Name: Shawn M. Bediako
Location: Baltimore, Maryland
Phone numbers: 410-455-2349 (office)
Name of workplace: University of Maryland, Baltimore County
Title: Assistant Professor
Please describe your primary work including the setting and primary focus of your work:
In my primary work, I am an assistant professor of psychology in the Human Services Psychology program at the University of Maryland, Baltimore County. I teach and supervise students whose interests are in behavioral medicine or community and applied social psychology. I also conduct research on adults' psychosocial adjustment to sickle cell disease (a genetic blood disorder) and engage in advocacy activities to bring awareness to the need for comprehensive services for this population.
Please describe any other work or projects that you do as a community psychologist (paid or volunteer):
As a community psychologist, I participate in both paid and volunteer work. I have been a paid consultant on a variety of projects undertaken by businesses or community-based organizations to promote health and well being in underserved communities. For example, I used my knowledge of community/social psychology to help a company design a campaign to educate individuals who get regular blood transfusions about the dangers of iron overload. I also helped an auxiliary group of a state health department develop its public health strategy for increasing awareness of and knowledge about sickle cell disease and sickle cell trait. Over the past five years, I have also volunteered with several empowerment groups in the Washington, DC metropolitan area on issues ranging from manhood development to unemployment to dietary behavior.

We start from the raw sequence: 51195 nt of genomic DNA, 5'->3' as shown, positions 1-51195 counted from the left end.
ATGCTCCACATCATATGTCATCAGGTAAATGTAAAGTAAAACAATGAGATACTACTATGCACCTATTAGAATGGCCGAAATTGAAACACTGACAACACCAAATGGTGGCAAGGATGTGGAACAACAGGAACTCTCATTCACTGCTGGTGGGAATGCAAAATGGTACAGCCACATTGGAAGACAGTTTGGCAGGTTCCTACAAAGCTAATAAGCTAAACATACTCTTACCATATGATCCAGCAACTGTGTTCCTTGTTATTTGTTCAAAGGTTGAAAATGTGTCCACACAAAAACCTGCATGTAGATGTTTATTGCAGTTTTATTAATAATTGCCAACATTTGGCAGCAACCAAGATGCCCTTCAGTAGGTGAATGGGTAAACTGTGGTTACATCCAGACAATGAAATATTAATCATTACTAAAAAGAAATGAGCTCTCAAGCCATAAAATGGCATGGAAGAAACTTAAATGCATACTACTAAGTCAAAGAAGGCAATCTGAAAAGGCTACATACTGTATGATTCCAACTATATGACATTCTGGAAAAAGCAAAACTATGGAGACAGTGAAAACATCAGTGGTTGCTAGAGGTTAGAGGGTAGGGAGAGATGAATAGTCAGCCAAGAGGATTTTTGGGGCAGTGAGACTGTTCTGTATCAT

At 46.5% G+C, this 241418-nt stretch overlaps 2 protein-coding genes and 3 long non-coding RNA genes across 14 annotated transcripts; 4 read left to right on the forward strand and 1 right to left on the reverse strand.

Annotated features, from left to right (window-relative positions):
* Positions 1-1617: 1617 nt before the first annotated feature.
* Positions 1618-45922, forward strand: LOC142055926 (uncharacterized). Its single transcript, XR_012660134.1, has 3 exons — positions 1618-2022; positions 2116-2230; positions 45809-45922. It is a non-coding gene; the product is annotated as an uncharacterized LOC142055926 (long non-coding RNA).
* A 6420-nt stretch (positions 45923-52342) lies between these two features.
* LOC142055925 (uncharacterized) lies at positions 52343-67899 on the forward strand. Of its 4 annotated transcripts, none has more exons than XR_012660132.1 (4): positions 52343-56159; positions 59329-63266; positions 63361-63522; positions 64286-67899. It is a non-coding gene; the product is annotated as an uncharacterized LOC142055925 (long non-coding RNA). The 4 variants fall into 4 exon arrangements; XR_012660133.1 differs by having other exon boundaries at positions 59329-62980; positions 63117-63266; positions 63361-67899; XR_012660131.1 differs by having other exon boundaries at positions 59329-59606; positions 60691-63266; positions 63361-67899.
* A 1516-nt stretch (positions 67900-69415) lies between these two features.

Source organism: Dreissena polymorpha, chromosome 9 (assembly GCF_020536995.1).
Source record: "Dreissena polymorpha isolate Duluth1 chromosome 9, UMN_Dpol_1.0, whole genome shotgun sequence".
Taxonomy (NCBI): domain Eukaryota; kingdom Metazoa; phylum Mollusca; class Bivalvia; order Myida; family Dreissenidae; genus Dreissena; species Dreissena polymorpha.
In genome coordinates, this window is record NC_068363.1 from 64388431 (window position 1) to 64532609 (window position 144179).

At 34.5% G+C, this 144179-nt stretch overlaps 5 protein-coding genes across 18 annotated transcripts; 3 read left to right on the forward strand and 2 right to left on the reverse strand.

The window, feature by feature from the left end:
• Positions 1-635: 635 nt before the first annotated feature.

What training do you have in community psychology? What helped prepare you for this career?
I received a master's degree in community psychology from Florida A&M University before going on to earn my doctorate in social/health psychology from Stony Brook University. In
terms of preparation, of course I would credit the wonderful teachers and advisors I've had who taught me by example why it is important to use my scholarly abilities to help others. However, I think the greatest influence has been observing how my father (a history/government teacher who became a full-time minister) integrated a social justice and empowerment component into his ministry. Unbeknownst to me during my formative years, I was observing firsthand many of the principles of community organizing and community psychology through the church in rural southern Arkansas that I would later come to read about in graduate school. These early formative experiences have had a profound impact on my desire to conduct meaningful research that serves communities and seeks to improve people's quality of life.
Please describe how your training/education contributed to your work as a community psychologist. What do you view as the most important skills you learned in your training as a community psychologist?